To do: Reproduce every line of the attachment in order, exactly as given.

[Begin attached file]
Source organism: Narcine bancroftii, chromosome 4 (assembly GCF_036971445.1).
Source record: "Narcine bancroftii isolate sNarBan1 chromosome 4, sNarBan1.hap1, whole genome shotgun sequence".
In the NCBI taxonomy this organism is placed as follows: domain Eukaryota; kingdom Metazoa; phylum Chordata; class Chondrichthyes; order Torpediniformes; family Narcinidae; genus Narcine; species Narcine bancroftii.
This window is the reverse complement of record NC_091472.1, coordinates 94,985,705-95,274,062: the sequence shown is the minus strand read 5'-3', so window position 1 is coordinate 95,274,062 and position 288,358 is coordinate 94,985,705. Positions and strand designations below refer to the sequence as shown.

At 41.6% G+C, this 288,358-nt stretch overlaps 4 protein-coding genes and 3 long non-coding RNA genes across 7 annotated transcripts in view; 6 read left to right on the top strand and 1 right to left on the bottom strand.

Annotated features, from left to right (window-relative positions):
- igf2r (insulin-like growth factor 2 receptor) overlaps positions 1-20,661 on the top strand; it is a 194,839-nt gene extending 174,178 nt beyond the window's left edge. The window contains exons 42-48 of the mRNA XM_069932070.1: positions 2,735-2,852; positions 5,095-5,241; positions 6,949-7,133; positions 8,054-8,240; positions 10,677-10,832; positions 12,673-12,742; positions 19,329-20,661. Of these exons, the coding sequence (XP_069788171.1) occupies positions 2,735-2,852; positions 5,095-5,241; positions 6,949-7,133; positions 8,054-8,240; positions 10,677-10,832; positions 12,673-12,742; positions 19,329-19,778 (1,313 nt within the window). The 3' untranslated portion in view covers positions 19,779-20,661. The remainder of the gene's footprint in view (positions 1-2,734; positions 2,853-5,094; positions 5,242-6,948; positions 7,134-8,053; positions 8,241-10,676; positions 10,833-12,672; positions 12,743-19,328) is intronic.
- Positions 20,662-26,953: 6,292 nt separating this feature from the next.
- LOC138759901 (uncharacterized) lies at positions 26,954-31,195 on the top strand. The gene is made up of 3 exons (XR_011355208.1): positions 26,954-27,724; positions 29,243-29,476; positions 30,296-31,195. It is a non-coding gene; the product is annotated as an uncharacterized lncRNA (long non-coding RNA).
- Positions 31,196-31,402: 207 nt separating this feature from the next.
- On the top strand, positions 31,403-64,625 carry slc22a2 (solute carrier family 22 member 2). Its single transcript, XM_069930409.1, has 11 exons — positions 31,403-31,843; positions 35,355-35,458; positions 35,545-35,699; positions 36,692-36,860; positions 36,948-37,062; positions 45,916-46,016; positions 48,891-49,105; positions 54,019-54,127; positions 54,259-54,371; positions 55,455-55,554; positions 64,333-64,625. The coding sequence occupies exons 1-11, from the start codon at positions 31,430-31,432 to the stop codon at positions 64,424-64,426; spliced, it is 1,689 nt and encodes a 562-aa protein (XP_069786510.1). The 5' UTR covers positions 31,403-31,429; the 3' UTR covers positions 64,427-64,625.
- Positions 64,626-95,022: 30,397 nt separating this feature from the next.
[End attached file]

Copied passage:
Source organism: Narcine bancroftii, chromosome 4 (assembly GCF_036971445.1).
Source record: "Narcine bancroftii isolate sNarBan1 chromosome 4, sNarBan1.hap1, whole genome shotgun sequence".
In the NCBI taxonomy this organism is placed as follows: domain Eukaryota; kingdom Metazoa; phylum Chordata; class Chondrichthyes; order Torpediniformes; family Narcinidae; genus Narcine; species Narcine bancroftii.
This window is the reverse complement of record NC_091472.1, coordinates 94,985,705-95,274,062: the sequence shown is the minus strand read 5'-3', so window position 1 is coordinate 95,274,062 and position 288,358 is coordinate 94,985,705. Positions and strand designations below refer to the sequence as shown.

At 41.6% G+C, this 288,358-nt stretch overlaps 4 protein-coding genes and 3 long non-coding RNA genes across 7 annotated transcripts in view; 6 read left to right on the top strand and 1 right to left on the bottom strand.

Annotated features, from left to right (window-relative positions):
- igf2r (insulin-like growth factor 2 receptor) overlaps positions 1-20,661 on the top strand; it is a 194,839-nt gene extending 174,178 nt beyond the window's left edge. The window contains exons 42-48 of the mRNA XM_069932070.1: positions 2,735-2,852; positions 5,095-5,241; positions 6,949-7,133; positions 8,054-8,240; positions 10,677-10,832; positions 12,673-12,742; positions 19,329-20,661. Of these exons, the coding sequence (XP_069788171.1) occupies positions 2,735-2,852; positions 5,095-5,241; positions 6,949-7,133; positions 8,054-8,240; positions 10,677-10,832; positions 12,673-12,742; positions 19,329-19,778 (1,313 nt within the window). The 3' untranslated portion in view covers positions 19,779-20,661. The remainder of the gene's footprint in view (positions 1-2,734; positions 2,853-5,094; positions 5,242-6,948; positions 7,134-8,053; positions 8,241-10,676; positions 10,833-12,672; positions 12,743-19,328) is intronic.
- Positions 20,662-26,953: 6,292 nt separating this feature from the next.
- LOC138759901 (uncharacterized) lies at positions 26,954-31,195 on the top strand. The gene is made up of 3 exons (XR_011355208.1): positions 26,954-27,724; positions 29,243-29,476; positions 30,296-31,195. It is a non-coding gene; the product is annotated as an uncharacterized lncRNA (long non-coding RNA).
- Positions 31,196-31,402: 207 nt separating this feature from the next.
- On the top strand, positions 31,403-64,625 carry slc22a2 (solute carrier family 22 member 2). Its single transcript, XM_069930409.1, has 11 exons — positions 31,403-31,843; positions 35,355-35,458; positions 35,545-35,699; positions 36,692-36,860; positions 36,948-37,062; positions 45,916-46,016; positions 48,891-49,105; positions 54,019-54,127; positions 54,259-54,371; positions 55,455-55,554; positions 64,333-64,625. The coding sequence occupies exons 1-11, from the start codon at positions 31,430-31,432 to the stop codon at positions 64,424-64,426; spliced, it is 1,689 nt and encodes a 562-aa protein (XP_069786510.1). The 5' UTR covers positions 31,403-31,429; the 3' UTR covers positions 64,427-64,625.
- Positions 64,626-95,022: 30,397 nt separating this feature from the next.